Sunday, May 5, 2013
"A Little Latin and Less Greek"
This article reminded me of one of parts of translating Latin in high school I enjoyed: the Greek names for all the figures of speech like metonymy and synecdoche, litotes, polysyndeton and asyndeton. We would play with these figures of speech in English and try to write sentences using them to great rhetorical effect--trying to emulate Cicero (see image) in our periodic sentences. Yes, I was a wild child in high school (meiosis!).
One of my favorite uses of polysyndeton, by the way, is this prayer by Blessed John Henry Newman:
May He support us all the day long, till the shades lengthen and the evening comes, and the busy world is hushed, and the fever of life is over, and our work is done. Then in His mercy may He give us a safe lodging, and a holy rest and peace at the last.
Columnist Bryan A. Garner has this article in the May issue on the ABA Journal:
Have you ever wondered what it’s called when a speaker adds a superfluous syllable to the middle of a word, as by pronouncing athlete as /ATH-uh-leet/ instead of /ATH-leet/? Or Realtor as /REEL-uh-tur/ instead of /REEL-tur/? There’s a word for it: epenthesis (/ee-PEN-thuh-sis/). Just knowing this term could have a preventive (not “preventative”) effect on mispronunciations.
There are nuanced layers of technicality within the astonishingly large English vocabulary. For vowel epenthesis, as with the schwa sound that some speakers insert in athlete and Realtor, the more precise term (I kid you not) is anaptyxis. And what’s the word for the vowel itself—the one that gets thrust into the middle of a word so needlessly? We had to go to Sanskrit to import a word into English, and now it finds itself nicely ensconced in unabridged English dictionaries: the svarabhakti vowel (/swahr-uh-BAHK-tee/).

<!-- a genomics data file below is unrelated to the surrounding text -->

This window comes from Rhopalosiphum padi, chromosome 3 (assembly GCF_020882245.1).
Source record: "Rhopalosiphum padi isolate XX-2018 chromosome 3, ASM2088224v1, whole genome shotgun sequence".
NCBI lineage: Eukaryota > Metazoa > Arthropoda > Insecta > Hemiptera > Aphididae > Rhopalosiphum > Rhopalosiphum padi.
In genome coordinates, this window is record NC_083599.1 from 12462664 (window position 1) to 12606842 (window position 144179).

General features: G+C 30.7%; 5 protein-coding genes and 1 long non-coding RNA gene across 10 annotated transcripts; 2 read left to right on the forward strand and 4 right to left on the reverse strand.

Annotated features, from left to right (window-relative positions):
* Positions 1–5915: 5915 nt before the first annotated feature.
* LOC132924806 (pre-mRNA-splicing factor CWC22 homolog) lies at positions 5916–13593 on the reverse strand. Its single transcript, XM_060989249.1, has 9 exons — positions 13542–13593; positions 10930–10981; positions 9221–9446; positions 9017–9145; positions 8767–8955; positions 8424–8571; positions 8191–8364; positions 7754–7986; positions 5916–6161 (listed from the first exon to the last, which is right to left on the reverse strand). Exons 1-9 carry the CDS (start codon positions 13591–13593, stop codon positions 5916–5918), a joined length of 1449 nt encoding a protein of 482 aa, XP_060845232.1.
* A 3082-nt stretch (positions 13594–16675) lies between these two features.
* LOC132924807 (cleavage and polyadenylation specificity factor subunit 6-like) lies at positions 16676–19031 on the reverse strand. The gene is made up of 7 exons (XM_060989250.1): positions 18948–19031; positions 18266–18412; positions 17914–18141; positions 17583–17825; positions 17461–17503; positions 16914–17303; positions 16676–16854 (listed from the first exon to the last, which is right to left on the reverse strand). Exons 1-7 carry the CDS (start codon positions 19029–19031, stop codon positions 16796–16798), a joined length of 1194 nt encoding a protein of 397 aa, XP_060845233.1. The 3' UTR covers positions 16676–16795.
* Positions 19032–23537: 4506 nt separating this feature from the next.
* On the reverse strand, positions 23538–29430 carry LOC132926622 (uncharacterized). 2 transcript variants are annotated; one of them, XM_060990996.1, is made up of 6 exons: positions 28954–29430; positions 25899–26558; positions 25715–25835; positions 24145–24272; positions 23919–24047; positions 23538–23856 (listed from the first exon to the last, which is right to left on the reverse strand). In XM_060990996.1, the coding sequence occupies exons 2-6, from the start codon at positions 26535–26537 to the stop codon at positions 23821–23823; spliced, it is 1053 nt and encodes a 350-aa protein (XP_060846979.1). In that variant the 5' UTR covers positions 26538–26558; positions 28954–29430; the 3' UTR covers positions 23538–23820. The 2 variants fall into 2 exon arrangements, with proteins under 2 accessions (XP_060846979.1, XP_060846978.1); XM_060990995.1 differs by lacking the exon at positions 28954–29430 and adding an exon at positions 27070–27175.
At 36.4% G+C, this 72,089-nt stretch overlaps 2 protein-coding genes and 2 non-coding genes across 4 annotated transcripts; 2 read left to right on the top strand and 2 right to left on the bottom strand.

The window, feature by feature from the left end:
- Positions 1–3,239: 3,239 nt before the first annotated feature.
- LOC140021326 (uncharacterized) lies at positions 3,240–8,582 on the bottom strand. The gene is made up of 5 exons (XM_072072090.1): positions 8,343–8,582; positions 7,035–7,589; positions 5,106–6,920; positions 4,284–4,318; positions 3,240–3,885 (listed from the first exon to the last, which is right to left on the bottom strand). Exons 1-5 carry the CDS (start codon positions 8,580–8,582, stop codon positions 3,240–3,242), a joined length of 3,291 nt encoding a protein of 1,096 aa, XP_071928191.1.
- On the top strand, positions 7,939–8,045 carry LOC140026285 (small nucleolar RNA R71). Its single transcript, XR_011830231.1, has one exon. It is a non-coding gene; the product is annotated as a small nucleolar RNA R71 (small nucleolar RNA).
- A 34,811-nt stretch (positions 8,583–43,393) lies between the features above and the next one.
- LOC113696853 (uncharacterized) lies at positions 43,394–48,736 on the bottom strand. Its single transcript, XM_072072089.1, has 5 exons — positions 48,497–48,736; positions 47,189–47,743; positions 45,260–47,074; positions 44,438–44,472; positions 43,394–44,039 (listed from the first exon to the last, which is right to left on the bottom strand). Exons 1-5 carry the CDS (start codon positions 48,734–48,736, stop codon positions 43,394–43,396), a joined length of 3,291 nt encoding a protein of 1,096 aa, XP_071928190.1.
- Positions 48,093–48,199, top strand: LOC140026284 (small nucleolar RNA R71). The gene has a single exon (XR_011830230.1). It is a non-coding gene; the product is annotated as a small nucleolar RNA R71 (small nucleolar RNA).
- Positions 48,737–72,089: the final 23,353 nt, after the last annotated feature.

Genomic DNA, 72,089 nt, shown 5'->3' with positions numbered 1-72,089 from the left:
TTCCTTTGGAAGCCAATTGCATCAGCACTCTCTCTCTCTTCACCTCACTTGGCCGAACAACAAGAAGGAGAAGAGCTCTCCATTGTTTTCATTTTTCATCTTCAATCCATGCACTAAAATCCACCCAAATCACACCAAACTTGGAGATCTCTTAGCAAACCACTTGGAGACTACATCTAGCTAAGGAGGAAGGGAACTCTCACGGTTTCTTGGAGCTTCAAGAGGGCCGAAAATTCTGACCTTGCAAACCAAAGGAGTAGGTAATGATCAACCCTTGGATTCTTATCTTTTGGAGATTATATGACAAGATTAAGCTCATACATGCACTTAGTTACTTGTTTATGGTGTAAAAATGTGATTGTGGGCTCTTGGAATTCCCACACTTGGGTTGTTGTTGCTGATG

Like the Molière character who didn’t realize he’d been speaking prose all his life, you may not have known that you’ve been hearing (perhaps even pronouncing) svarabhakti vowels all your life: mostly the epenthetical schwa.
Garner also sites Farnsworth's Classical English Rhetoric which I have posted on before:
If you delight in technical terms and are an aficionado of classical rhetoric, check out Farnsworth’s Classical English Rhetoric. The dean at the University of Texas law school, Ward Farnsworth is perhaps the world’s leading expert on classical figures of speech.
Farnsworth doesn’t shrink from using big words and teaching about them. The very first word in his very first chapter I’ve long considered my all-time favorite since discovering it at age 16: epizeuxis (/ep-i-ZOOK-sis/), meaning emphatic repetition of a word. Think of Hamlet’s answer to Polonius, who asked what he was reading: “Words, words, words.”
And what if it’s a phrase that gets repeated, not a single word? That’s called epimone (/ee-PIM-uh-nee/). Think of perhaps the greatest 19th-century lawyer, Daniel Webster, speaking on the Senate floor in 1833: “The cause, sir, the cause! Let the world know the cause!” Or, if you prefer, the character Tattoo in the 1970s series Fantasy Island: “The plane! The plane!”
This website lists many of the classical tropes with some examples.
UPDATE: I watched just a few minutes of Supreme Court Justice Clarence Thomas on C-SPAN this Sunday. I was so impressed by his humble gratitude to those at Holy Cross, as he said, who knew more than he did and told him what he needed to learn, including Latin. He regretted that he did not study more Greek and some other subjects. This contrasts so much of what I hear so often from those taking classes in those degree completion programs (the ones with short duration courses with adjunct instructors and once a week meetings). What they usually say is "give me my A and leave me alone! Next class, please!".